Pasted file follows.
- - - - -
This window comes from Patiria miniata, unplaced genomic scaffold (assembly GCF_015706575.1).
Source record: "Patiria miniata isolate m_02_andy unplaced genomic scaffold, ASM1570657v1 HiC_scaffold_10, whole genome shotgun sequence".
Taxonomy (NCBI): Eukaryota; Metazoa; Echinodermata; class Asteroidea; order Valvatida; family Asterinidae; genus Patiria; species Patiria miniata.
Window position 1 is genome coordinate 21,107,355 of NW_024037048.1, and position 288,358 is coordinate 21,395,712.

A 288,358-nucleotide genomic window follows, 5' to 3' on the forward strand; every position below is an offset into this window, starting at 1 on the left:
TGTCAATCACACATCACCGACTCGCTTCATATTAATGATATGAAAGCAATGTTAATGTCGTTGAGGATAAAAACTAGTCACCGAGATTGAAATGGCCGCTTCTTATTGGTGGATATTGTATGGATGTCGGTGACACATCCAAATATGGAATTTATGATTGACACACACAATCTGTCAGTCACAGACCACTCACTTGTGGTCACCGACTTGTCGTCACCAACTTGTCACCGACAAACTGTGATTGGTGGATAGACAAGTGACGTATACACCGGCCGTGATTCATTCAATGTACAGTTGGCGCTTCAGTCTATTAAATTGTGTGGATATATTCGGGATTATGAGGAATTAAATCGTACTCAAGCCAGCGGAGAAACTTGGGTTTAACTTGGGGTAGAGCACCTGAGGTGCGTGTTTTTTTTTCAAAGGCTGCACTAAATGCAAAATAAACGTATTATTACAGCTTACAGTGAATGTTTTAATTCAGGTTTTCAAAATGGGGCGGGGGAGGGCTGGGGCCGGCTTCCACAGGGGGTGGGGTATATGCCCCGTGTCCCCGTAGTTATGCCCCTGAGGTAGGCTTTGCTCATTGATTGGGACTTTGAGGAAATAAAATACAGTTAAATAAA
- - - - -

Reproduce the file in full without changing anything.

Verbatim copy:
This window comes from Patiria miniata, unplaced genomic scaffold (assembly GCF_015706575.1).
Source record: "Patiria miniata isolate m_02_andy unplaced genomic scaffold, ASM1570657v1 HiC_scaffold_10, whole genome shotgun sequence".
Taxonomy (NCBI): Eukaryota; Metazoa; Echinodermata; class Asteroidea; order Valvatida; family Asterinidae; genus Patiria; species Patiria miniata.
Window position 1 is genome coordinate 21,107,355 of NW_024037048.1, and position 288,358 is coordinate 21,395,712.

A 288,358-nucleotide genomic window follows, 5' to 3' on the forward strand; every position below is an offset into this window, starting at 1 on the left:
TGTCAATCACACATCACCGACTCGCTTCATATTAATGATATGAAAGCAATGTTAATGTCGTTGAGGATAAAAACTAGTCACCGAGATTGAAATGGCCGCTTCTTATTGGTGGATATTGTATGGATGTCGGTGACACATCCAAATATGGAATTTATGATTGACACACACAATCTGTCAGTCACAGACCACTCACTTGTGGTCACCGACTTGTCGTCACCAACTTGTCACCGACAAACTGTGATTGGTGGATAGACAAGTGACGTATACACCGGCCGTGATTCATTCAATGTACAGTTGGCGCTTCAGTCTATTAAATTGTGTGGATATATTCGGGATTATGAGGAATTAAATCGTACTCAAGCCAGCGGAGAAACTTGGGTTTAACTTGGGGTAGAGCACCTGAGGTGCGTGTTTTTTTTTCAAAGGCTGCACTAAATGCAAAATAAACGTATTATTACAGCTTACAGTGAATGTTTTAATTCAGGTTTTCAAAATGGGGCGGGGGAGGGCTGGGGCCGGCTTCCACAGGGGGTGGGGTATATGCCCCGTGTCCCCGTAGTTATGCCCCTGAGGTAGGCTTTGCTCATTGATTGGGACTTTGAGGAAATAAAATACAGTTAAATAAA